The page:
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Breed description Bouncing marvari The average growth of marvari is 152-163 cm. Horses originating from different parts of India, as a rule, have a height in the range of 142-173…

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Marvarian horse (part 1)

The Marwar horse (Marvari), or Malani, is a rare breed of horse from Marwar, a region in India. Known for its exotic ear shape. They are known for their stamina and are quite similar to kathiyavari, another Indian breed from Kathiyavar. Marwari came from crossing local Indian ponies with an Arabian horse, possibly with some influence from Mongolian horses.

The Rathors, the traditional rulers of Marwar, were the first to start breeding Marwar. Starting from the 12th century, they strictly selected horses for breeding, which contributed to the purity of blood and endurance. Used throughout history as the cavalry horses of the Marwar people, they have been noted as loyal and brave in battle. The breed deteriorated in the 1930s when poor management practices led to a reduction in livestock numbers, but today they have been restored again. Marvari was banned for decades, but between 2000 and 2006 a small amount was allowed. An exception was made for the American Francesca Kelly, who became the organizer of the Indigenous Horse Society of India [1]. Since 2008, visas allowing the exit of the marvari outside of India have been available in small quantities.

Breed history
Marwari are descended from local Indian ponies and Arabian horses. The ponies were small and hardy, but with a poor configuration. The influence of Arab blood improved the appearance without compromising winter hardiness. Indian legends say an Arab ship with seven thoroughbred Arabian horses was wrecked off the coast of Kach County. Then these horses were caught in the Marwar area and became the founders of the breed. There is also the possibility of the influence of Mongolian horses from the north. The breed was most likely formed in northwestern India on the border with Afghanistan, as well as with Uzbekistan, Kazakhstan and Turkmenistan.

The rulers of Marwar and the cavalry of Rajput were traditional Marvari breeders. Rathors were expelled from their kingdom Kanauj in 1193 and retired to the Great Indian and Tara deserts. Marvari were vital for their survival, and during the 12th century their breeding was carried out under strict control. Breeders kept the best stallions for insemination. During this time, horses were considered divine beings, and during this time only members of the Rajput families and the caste of Kshatriya warriors were allowed to ride them. When the Moguls captured northern India at the beginning of the 16th century, they brought Turkmen horses, which were probably used as a supplement in the breeding of Marwari. Marvari were known during this period for their courage and courage in battle, as well as for their loyalty to their riders. At the end of the 16th century, the Rajputs of Marwar, led by the Mogul emperor Akbar, formed cavalry troops of more than 50,000 troops. The Rathors believed that a Marvari horse could leave the battlefield only under one of three conditions – victory, death, or carrying a wounded rider to a safe place. Extreme responsiveness was brought up in horses in battlefield conditions, and they practiced difficult riding maneuvers.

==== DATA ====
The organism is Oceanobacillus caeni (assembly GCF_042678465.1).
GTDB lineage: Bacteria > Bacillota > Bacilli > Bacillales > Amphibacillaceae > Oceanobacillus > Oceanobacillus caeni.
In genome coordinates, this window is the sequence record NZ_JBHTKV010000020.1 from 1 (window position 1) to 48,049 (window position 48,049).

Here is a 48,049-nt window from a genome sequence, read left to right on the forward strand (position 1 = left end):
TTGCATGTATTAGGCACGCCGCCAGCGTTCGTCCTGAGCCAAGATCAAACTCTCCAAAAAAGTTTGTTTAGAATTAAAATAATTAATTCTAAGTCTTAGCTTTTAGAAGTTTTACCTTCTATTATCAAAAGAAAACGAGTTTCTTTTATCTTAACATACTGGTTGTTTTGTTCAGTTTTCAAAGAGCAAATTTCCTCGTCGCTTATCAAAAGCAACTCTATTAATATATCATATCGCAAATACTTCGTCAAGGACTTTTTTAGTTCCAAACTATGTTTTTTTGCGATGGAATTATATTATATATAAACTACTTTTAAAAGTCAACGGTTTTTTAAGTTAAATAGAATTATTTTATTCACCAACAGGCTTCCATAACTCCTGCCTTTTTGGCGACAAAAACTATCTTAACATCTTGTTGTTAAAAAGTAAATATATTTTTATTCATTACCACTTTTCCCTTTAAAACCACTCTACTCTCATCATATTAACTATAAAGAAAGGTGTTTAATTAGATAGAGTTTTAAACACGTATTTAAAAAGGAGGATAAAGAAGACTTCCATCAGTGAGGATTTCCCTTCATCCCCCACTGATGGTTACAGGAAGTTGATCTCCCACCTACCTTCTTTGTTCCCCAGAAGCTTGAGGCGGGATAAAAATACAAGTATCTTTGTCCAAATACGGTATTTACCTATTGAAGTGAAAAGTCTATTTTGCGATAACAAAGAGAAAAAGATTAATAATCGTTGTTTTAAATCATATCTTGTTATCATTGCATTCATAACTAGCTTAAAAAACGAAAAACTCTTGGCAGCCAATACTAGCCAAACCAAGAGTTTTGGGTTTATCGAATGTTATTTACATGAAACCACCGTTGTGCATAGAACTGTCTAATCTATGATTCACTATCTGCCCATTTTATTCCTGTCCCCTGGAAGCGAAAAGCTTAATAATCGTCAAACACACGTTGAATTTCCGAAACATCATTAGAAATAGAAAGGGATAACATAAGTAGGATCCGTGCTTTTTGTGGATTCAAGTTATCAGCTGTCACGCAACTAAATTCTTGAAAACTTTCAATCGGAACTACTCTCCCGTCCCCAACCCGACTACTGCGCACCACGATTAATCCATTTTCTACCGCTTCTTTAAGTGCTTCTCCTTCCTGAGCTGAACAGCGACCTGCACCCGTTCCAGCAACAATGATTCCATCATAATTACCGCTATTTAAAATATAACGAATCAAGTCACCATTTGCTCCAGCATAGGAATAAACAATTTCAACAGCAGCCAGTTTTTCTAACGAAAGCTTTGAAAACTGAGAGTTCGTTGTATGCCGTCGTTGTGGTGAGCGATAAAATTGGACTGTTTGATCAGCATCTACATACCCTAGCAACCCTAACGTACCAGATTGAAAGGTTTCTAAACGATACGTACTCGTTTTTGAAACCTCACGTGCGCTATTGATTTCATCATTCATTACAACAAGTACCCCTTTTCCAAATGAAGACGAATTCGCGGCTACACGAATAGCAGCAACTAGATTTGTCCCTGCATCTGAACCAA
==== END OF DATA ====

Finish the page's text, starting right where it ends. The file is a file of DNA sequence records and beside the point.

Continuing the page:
Marvar horse in a candle
The period of British rule led to the fall of Marwari as a breed and cult. The British invaders preferred other breeds and tried to destroy the Marvari along with Kathiyavari. Instead, the British preferred purebreds and polo-ponies and lowered Marvari’s reputation to such an extent that even the inward-looking ears of the breed were ridiculed as a “sign of a local horse.” In the 1930s, the Marvari worsened, livestock decreased and became of poorer quality due to poor breeding practices. The independence of India, along with the obsolescence of equestrian warriors, reduced the need for Marwari, and many animals were subsequently killed. In the 1950s, many Indian nobles lost their land and, therefore, most of their ability to care for animals, as a result of which many Marvari horses were sold as pack animals, were castrated or killed. The breed was on the verge of extinction until the intervention of Maharaja Umaid Singhji in the first half of the 20th century saved Marvari. His work was continued by his grandson, Maharaja Gaj Singh II.

A British rider named Francesca Kelly founded a group called Marwari Bloodlines in 1995 with the goal of popularizing and preserving the Marvari horse around the world. In 1999, Kelly and Raghuvendra Singh Dundlod, a descendant of the Indian nobility, led the group that founded the Indigenous Horses Society of India (which includes the Marvari Horse Society), a group that works with the government, breeders and the public, to promote and preserve the breed. Kelly and Dunlod also took part and won endurance races at Indian National Equestrian Games, persuading the Indian Equestrian Federation to authorize a national show for places

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